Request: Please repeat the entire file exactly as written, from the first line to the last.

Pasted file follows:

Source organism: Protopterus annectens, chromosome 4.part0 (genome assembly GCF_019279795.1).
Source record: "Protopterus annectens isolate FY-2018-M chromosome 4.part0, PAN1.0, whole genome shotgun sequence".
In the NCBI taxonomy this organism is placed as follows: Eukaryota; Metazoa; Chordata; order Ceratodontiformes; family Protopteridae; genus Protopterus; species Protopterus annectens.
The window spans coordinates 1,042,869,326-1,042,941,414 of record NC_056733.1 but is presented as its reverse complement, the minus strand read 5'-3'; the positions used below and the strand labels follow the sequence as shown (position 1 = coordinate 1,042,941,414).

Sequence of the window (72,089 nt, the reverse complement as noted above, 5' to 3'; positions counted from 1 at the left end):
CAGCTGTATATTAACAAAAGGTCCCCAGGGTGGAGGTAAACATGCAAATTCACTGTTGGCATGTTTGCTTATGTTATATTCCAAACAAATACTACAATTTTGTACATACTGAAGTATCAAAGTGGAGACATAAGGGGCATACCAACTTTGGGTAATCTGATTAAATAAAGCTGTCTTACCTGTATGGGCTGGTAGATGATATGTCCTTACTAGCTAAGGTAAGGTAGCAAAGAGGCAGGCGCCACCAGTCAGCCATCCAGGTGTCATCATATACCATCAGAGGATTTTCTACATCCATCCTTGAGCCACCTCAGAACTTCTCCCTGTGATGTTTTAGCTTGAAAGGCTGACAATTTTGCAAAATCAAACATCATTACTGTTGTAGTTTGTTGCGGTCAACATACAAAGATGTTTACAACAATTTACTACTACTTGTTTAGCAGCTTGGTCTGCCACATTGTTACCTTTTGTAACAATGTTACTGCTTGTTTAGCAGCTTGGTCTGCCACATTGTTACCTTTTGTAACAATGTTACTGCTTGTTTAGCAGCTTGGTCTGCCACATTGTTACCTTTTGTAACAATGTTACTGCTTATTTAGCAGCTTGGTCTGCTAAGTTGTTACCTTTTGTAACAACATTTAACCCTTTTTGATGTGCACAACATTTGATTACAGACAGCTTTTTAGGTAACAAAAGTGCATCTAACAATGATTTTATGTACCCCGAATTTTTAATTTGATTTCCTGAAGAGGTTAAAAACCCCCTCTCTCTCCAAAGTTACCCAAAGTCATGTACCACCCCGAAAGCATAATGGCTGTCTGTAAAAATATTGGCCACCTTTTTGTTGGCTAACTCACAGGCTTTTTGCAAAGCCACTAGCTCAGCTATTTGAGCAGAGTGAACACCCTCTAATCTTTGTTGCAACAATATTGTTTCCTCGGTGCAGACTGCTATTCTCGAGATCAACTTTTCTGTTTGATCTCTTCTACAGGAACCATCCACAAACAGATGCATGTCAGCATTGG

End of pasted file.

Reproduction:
Source organism: Protopterus annectens, chromosome 4.part0 (genome assembly GCF_019279795.1).
Source record: "Protopterus annectens isolate FY-2018-M chromosome 4.part0, PAN1.0, whole genome shotgun sequence".
In the NCBI taxonomy this organism is placed as follows: Eukaryota; Metazoa; Chordata; order Ceratodontiformes; family Protopteridae; genus Protopterus; species Protopterus annectens.
The window spans coordinates 1,042,869,326-1,042,941,414 of record NC_056733.1 but is presented as its reverse complement, the minus strand read 5'-3'; the positions used below and the strand labels follow the sequence as shown (position 1 = coordinate 1,042,941,414).

Sequence of the window (72,089 nt, the reverse complement as noted above, 5' to 3'; positions counted from 1 at the left end):
CAGCTGTATATTAACAAAAGGTCCCCAGGGTGGAGGTAAACATGCAAATTCACTGTTGGCATGTTTGCTTATGTTATATTCCAAACAAATACTACAATTTTGTACATACTGAAGTATCAAAGTGGAGACATAAGGGGCATACCAACTTTGGGTAATCTGATTAAATAAAGCTGTCTTACCTGTATGGGCTGGTAGATGATATGTCCTTACTAGCTAAGGTAAGGTAGCAAAGAGGCAGGCGCCACCAGTCAGCCATCCAGGTGTCATCATATACCATCAGAGGATTTTCTACATCCATCCTTGAGCCACCTCAGAACTTCTCCCTGTGATGTTTTAGCTTGAAAGGCTGACAATTTTGCAAAATCAAACATCATTACTGTTGTAGTTTGTTGCGGTCAACATACAAAGATGTTTACAACAATTTACTACTACTTGTTTAGCAGCTTGGTCTGCCACATTGTTACCTTTTGTAACAATGTTACTGCTTGTTTAGCAGCTTGGTCTGCCACATTGTTACCTTTTGTAACAATGTTACTGCTTGTTTAGCAGCTTGGTCTGCCACATTGTTACCTTTTGTAACAATGTTACTGCTTATTTAGCAGCTTGGTCTGCTAAGTTGTTACCTTTTGTAACAACATTTAACCCTTTTTGATGTGCACAACATTTGATTACAGACAGCTTTTTAGGTAACAAAAGTGCATCTAACAATGATTTTATGTACCCCGAATTTTTAATTTGATTTCCTGAAGAGGTTAAAAACCCCCTCTCTCTCCAAAGTTACCCAAAGTCATGTACCACCCCGAAAGCATAATGGCTGTCTGTAAAAATATTGGCCACCTTTTTGTTGGCTAACTCACAGGCTTTTTGCAAAGCCACTAGCTCAGCTATTTGAGCAGAGTGAACACCCTCTAATCTTTGTTGCAACAATATTGTTTCCTCGGTGCAGACTGCTATTCTCGAGATCAACTTTTCTGTTTGATCTCTTCTACAGGAACCATCCACAAACAGATGCATGTCAGCATTGG